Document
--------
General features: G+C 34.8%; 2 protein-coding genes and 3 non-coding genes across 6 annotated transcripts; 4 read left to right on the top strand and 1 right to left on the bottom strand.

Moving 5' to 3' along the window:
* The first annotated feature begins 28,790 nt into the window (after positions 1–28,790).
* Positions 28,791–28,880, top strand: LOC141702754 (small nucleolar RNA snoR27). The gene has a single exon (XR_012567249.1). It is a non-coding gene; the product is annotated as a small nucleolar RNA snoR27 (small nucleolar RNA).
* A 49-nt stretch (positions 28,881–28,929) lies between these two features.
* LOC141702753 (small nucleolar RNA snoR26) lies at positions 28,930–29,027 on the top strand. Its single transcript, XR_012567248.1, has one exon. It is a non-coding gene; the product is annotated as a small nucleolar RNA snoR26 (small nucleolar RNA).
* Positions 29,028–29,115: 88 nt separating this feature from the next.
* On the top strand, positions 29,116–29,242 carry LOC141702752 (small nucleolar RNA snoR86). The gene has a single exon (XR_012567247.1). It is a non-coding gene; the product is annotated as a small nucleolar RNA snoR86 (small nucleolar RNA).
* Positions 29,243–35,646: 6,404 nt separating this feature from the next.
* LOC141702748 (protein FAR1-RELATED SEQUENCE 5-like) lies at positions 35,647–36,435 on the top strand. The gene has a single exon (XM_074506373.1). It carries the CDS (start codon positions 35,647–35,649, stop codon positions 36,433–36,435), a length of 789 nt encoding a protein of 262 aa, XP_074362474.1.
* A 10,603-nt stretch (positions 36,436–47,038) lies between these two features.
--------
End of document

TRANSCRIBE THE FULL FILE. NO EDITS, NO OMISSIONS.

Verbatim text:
General features: G+C 34.8%; 2 protein-coding genes and 3 non-coding genes across 6 annotated transcripts; 4 read left to right on the top strand and 1 right to left on the bottom strand.

Moving 5' to 3' along the window:
* The first annotated feature begins 28,790 nt into the window (after positions 1–28,790).
* Positions 28,791–28,880, top strand: LOC141702754 (small nucleolar RNA snoR27). The gene has a single exon (XR_012567249.1). It is a non-coding gene; the product is annotated as a small nucleolar RNA snoR27 (small nucleolar RNA).
* A 49-nt stretch (positions 28,881–28,929) lies between these two features.
* LOC141702753 (small nucleolar RNA snoR26) lies at positions 28,930–29,027 on the top strand. Its single transcript, XR_012567248.1, has one exon. It is a non-coding gene; the product is annotated as a small nucleolar RNA snoR26 (small nucleolar RNA).
* Positions 29,028–29,115: 88 nt separating this feature from the next.
* On the top strand, positions 29,116–29,242 carry LOC141702752 (small nucleolar RNA snoR86). The gene has a single exon (XR_012567247.1). It is a non-coding gene; the product is annotated as a small nucleolar RNA snoR86 (small nucleolar RNA).
* Positions 29,243–35,646: 6,404 nt separating this feature from the next.
* LOC141702748 (protein FAR1-RELATED SEQUENCE 5-like) lies at positions 35,647–36,435 on the top strand. The gene has a single exon (XM_074506373.1). It carries the CDS (start codon positions 35,647–35,649, stop codon positions 36,433–36,435), a length of 789 nt encoding a protein of 262 aa, XP_074362474.1.
* A 10,603-nt stretch (positions 36,436–47,038) lies between these two features.